Sharing Books and Authors, with an emphasis on Mysteries.
Wednesday, June 15, 2011
Clouds without Rain by P.L. Gaus
P.L. Gaus' understanding of the Amish culture brings his mysteries to life. The third novel in his series, Clouds without Rain digs deep into a contemporary problem, the loss of farmland and the displacement of Amish families.
The story opens with Professor Michael Branden working undercover as an Amish man, trying to flush out the teens who were robbing the Amish as they drove their buggies. His unproductive day ends with a radio broadcast from Sheriff Bruce Robertson at the site of a violent accident involving a jackknifed truck, an Amish buggy, a couple cars, including a deputy's, and a fire. In trying to rescue the deputy, Robertson is critically injured by the fire, leaving Branden, newly deputized, to work with the rest of the department in the investigation. It isn't long before Branden learns the dead Amish man was a wheeler-dealer, a man who owned land in three counties, including land he had just taken away from eight Amish families. The land transactions brings Pastor Cal Troyer into the situation, the third man in the friendship with Branden and Robertson. Troyer, one of the few English trusted by the Amish, works closely with a local bishop, Andy Weaver, brother of that Amish land owner.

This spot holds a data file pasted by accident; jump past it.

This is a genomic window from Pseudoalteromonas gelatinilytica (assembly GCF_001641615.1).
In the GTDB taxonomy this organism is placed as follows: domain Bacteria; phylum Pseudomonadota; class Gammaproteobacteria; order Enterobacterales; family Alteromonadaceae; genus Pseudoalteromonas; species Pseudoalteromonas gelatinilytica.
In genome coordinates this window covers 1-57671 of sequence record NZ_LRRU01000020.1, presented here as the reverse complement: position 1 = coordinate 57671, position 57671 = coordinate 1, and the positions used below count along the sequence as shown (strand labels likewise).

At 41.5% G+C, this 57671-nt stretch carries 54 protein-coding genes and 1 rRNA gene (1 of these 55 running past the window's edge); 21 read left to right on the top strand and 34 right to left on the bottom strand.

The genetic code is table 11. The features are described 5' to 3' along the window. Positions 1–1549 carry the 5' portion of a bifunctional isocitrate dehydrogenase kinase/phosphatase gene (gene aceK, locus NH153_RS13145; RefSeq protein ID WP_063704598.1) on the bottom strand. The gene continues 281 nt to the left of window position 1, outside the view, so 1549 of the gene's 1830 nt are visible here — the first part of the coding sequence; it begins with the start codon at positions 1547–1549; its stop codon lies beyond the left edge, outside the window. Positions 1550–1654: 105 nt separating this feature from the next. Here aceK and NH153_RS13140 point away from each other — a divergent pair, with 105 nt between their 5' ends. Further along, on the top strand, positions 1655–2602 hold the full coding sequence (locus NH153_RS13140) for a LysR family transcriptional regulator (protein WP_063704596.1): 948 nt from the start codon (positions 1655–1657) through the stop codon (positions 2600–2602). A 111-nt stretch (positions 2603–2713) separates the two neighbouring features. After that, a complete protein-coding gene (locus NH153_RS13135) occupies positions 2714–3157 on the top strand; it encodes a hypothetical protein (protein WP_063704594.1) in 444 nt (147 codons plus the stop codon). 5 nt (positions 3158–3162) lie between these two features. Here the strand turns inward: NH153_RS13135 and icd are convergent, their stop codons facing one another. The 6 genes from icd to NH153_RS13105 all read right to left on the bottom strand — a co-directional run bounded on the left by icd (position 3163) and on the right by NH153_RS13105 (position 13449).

While the police look one direction in their investigation, Branden searches for answers to the questions about the land deals. And, when a local banker disappears, the professor knows he's on the right track. Is it possible that accident wasn't really an accident?
Gaus' mysteries of the Ohio Amish-Country are always fascinating, with the glimpses of that unusual culture. In this one, he deals with issues of the loss of land, the loss of the Old Order as many Amish turn to modern ways, and the trouble teens get into. Gaus manages to skillfully incorporate all of these elements into a mystery and the investigation by three men linked by their childhood friendship.
Clouds without Rain is another strong entry in this intriguing series. Anyone with an interest in Amish Country can learn a great deal from this author and series.
I have been a library manager/administrator for over 30 years, in Ohio, Florida, Arizona, and, now, Indiana. Winner of the 2011 Arizona Library Association Outstanding Library Service Award. I am a contributing Book Reviewer for Library Journal, Mystery Readers Journal, ReadertoReader.com and VibrantNation.com. Winner of the 2009 and 2010 Spinetingler Awards for Best Reviewer. First Fan Guest of Honor for Desert Sleuths Chapter of Sisters in Crime, Write Now! Conference.
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